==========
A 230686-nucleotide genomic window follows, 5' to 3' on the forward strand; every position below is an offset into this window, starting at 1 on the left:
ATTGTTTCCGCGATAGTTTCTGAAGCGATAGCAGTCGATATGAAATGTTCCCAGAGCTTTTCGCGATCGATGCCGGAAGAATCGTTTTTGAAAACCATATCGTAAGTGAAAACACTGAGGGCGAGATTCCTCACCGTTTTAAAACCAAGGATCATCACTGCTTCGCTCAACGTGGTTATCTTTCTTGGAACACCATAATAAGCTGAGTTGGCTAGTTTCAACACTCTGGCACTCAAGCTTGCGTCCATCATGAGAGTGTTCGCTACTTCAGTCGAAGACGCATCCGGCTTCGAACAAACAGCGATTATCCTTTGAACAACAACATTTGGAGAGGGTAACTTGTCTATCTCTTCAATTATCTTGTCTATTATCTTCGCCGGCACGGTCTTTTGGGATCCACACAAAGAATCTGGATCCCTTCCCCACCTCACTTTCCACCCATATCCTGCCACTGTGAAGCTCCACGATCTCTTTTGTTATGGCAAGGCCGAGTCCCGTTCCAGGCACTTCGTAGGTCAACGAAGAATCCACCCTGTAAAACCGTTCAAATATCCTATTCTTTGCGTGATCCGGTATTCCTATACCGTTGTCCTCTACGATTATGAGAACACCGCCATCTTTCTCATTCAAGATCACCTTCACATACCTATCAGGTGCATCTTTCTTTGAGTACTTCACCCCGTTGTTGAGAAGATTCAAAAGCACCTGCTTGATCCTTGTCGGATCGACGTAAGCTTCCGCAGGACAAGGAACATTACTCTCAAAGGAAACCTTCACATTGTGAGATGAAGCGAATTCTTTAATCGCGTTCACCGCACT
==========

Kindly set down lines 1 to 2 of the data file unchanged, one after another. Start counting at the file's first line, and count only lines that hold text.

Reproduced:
A 230686-nucleotide genomic window follows, 5' to 3' on the forward strand; every position below is an offset into this window, starting at 1 on the left:
ATTGTTTCCGCGATAGTTTCTGAAGCGATAGCAGTCGATATGAAATGTTCCCAGAGCTTTTCGCGATCGATGCCGGAAGAATCGTTTTTGAAAACCATATCGTAAGTGAAAACACTGAGGGCGAGATTCCTCACCGTTTTAAAACCAAGGATCATCACTGCTTCGCTCAACGTGGTTATCTTTCTTGGAACACCATAATAAGCTGAGTTGGCTAGTTTCAACACTCTGGCACTCAAGCTTGCGTCCATCATGAGAGTGTTCGCTACTTCAGTCGAAGACGCATCCGGCTTCGAACAAACAGCGATTATCCTTTGAACAACAACATTTGGAGAGGGTAACTTGTCTATCTCTTCAATTATCTTGTCTATTATCTTCGCCGGCACGGTCTTTTGGGATCCACACAAAGAATCTGGATCCCTTCCCCACCTCACTTTCCACCCATATCCTGCCACTGTGAAGCTCCACGATCTCTTTTGTTATGGCAAGGCCGAGTCCCGTTCCAGGCACTTCGTAGGTCAACGAAGAATCCACCCTGTAAAACCGTTCAAATATCCTATTCTTTGCGTGATCCGGTATTCCTATACCGTTGTCCTCTACGATTATGAGAACACCGCCATCTTTCTCATTCAAGATCACCTTCACATACCTATCAGGTGCATCTTTCTTTGAGTACTTCACCCCGTTGTTGAGAAGATTCAAAAGCACCTGCTTGATCCTTGTCGGATCGACGTAAGCTTCCGCAGGACAAGGAACATTACTCTCAAAGGAAACCTTCACATTGTGAGATGAAGCGAATTCTTTAATCGCGTTCACCGCACT